Praise for the BBC for its fabulous Reith Lectures Archives. I’ve been listening to the first, from 1948/9, by Bertrand Russell. But… the RLA do highlight the hideous dumbing-down and celebritising culture of the BBC since the 1990s.
The Reith Lectures were ‘an annual series of lectures named in honour of the BBC’s first Director General and instituted by the BBC as a stimulus to thought and a contribution to knowledge.’ (So the announcer in the introduction to the first said.) They were recorded in a studio – the first ones, live – and directed at the listener. The lecturers were all noteworthy individuals, but it was the topic which was the most important thing – that they were experts on the topic ensured that the lectures would indeed be a contribution to knowledge.
In the late 90s (was it 1998, to mark the 50th anniversary?), the Beeb changed the format to a lecture to an invited audience with questions and answers afterwards. This has been a very bad idea. First, it changed the nature of the lectures from being a radio lecture to being a lecture on the radio. These are two different entities, and this change undermined the listener’s relationship with the lecturer. Secondly, it decreased the actual lecture time, as half-an-hour now had to include questions and answers – most of which have not been enlightening or useful to the subject. Thirdly, it gave some unnecessary importance to the presenters (Lord Barg and Sue Lawley), whose introductions also ate into the lecture time. (Sue Lawley’s can take a couple of minutes!) Presumably this is why the sessions were extended to 45 minutes, although it would have been better to ditch the questions – and the audience. Fourthly, it helped focus the lectures on the personality giving them. This was really brought home to me thins morning, when I had to endure one of those ghastly adverts that bedevil Radio 4. It was Niall Ferguson talking about what he’ll be talking about. Why doesn’t he just talk about it without all this trumpeting?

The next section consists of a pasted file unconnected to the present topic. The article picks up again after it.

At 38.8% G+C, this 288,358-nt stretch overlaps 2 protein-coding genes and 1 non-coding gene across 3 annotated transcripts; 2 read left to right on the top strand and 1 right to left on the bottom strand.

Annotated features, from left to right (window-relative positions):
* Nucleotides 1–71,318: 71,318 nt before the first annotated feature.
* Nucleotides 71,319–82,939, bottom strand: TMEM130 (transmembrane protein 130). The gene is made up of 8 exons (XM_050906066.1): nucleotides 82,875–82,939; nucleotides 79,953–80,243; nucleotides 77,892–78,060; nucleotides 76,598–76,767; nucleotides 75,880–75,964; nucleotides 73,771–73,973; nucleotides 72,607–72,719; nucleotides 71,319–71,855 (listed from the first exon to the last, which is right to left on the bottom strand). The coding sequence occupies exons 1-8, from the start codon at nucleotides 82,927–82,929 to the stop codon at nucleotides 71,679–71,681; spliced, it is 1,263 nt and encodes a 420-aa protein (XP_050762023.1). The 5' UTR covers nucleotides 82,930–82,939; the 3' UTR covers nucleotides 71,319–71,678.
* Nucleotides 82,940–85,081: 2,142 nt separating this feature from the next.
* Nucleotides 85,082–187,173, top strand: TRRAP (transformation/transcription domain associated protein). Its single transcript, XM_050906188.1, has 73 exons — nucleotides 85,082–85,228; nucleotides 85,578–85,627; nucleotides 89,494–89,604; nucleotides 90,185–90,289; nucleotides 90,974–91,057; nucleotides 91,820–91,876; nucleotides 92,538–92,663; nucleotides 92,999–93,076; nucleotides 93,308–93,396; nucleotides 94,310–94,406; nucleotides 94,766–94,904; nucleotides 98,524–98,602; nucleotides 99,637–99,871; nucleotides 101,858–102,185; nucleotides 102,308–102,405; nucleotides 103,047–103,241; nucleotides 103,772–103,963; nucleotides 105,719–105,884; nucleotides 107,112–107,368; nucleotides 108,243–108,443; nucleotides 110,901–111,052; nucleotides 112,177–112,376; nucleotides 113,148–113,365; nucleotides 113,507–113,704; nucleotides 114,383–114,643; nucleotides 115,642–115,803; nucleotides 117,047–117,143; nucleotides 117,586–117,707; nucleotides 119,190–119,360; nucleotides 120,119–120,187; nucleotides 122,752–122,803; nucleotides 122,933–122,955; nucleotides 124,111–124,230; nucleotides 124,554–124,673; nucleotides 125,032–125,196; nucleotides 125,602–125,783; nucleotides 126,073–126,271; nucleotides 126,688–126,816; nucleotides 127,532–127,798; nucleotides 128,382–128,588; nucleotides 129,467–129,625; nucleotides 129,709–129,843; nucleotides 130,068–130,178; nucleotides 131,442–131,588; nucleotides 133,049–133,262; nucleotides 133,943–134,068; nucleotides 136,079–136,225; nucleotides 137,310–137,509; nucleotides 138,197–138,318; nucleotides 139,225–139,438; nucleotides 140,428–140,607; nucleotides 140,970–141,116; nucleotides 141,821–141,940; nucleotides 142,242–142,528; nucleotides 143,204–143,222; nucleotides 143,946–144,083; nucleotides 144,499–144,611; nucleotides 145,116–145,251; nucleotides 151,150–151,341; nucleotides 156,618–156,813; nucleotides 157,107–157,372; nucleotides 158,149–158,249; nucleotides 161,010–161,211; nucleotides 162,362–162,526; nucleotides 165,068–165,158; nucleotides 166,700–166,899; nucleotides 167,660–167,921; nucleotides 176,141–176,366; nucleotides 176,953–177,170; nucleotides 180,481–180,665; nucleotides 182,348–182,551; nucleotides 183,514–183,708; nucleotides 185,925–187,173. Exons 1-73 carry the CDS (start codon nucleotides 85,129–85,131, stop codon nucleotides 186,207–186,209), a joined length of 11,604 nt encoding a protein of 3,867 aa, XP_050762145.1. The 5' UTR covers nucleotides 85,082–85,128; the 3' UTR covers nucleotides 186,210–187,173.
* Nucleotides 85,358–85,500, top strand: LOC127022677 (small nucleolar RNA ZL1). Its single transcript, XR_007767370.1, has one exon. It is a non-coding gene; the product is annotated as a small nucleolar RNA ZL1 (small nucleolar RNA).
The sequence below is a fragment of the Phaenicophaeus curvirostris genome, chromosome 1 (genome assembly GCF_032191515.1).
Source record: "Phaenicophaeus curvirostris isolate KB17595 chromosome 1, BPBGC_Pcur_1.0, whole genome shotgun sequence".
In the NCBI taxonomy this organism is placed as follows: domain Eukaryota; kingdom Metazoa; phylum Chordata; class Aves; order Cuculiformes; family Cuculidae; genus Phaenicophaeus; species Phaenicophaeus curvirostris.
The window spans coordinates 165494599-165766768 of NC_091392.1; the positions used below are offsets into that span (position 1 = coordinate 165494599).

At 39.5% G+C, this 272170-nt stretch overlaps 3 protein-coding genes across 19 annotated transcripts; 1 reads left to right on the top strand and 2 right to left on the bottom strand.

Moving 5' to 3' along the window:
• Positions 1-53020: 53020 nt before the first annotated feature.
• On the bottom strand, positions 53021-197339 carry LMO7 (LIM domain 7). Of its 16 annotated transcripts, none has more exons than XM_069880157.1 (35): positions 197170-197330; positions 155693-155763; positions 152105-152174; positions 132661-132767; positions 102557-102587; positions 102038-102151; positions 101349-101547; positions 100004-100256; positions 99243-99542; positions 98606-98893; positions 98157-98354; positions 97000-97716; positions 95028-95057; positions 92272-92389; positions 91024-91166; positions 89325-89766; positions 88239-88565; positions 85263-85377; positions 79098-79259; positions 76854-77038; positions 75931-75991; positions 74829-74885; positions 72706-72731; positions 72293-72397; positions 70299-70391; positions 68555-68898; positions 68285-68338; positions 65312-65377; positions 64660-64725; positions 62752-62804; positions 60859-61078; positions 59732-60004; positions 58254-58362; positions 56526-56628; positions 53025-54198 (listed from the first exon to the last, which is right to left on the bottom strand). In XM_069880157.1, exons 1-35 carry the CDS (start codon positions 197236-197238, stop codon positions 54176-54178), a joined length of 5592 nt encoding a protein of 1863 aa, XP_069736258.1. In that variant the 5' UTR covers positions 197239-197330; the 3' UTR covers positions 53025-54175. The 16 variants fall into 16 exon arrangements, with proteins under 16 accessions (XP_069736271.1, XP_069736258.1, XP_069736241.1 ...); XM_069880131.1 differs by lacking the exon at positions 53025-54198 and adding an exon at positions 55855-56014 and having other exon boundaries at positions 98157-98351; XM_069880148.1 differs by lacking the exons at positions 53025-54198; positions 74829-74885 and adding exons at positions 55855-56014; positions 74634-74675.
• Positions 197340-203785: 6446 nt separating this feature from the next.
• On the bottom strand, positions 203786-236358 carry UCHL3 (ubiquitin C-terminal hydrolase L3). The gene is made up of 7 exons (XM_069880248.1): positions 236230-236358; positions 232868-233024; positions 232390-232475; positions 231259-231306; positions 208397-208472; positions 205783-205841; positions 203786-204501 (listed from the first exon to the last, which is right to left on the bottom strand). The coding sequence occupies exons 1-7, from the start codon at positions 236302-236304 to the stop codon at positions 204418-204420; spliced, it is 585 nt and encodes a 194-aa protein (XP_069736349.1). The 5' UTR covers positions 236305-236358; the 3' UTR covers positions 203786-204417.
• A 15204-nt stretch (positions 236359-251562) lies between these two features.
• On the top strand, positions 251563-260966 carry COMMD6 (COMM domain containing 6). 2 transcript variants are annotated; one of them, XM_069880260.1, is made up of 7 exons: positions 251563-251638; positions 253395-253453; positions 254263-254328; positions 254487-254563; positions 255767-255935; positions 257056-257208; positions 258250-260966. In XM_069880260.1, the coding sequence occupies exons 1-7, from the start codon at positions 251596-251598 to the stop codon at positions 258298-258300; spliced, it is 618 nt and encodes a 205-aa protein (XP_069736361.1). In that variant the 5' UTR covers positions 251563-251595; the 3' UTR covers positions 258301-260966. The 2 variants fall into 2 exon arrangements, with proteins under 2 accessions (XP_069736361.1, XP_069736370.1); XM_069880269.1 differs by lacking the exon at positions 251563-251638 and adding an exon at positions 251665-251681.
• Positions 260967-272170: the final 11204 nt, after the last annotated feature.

The development of the Reith Lectures illustrates the wider shift in BBC philosophy and its relationship with listeners, certainly to the more intellectual stations (Radios 3 and 4). From having a common aim with the listener of learning new things, certain BBC individuals seem to want to be celebrities on a higher plane than their listeners, or to invite us to listen to celebrity-reporters interviewing celebrities. A case in point is ‘The Life Scientific’, or should that be ‘Jim Al-Khalili’s The Life Scientific’? The Radio 4 controller said proudly on Feedback last year that Radio 4 would get more science programmes. (Then Home Planet was cut, showing that statement to be ballocks.) She cited TLS as an exciting example. But this is no science programme – this is biography-cum-current-affairs-chit-chat. It’s about the person, not about the science. It’s pure celebritisation.
BBC employees – presenters, researchers and producers alike – should behave like civil servants, which is really what they are: they should be disinterested, but not uninteresting, and let the excellence of their programmes provide all the justification they need for their licence. If you need to tell your audience that a programme is Really Good, it probably isn’t. If you stick someone like Betrand Russell in a studio, the programme can’t fail to be good.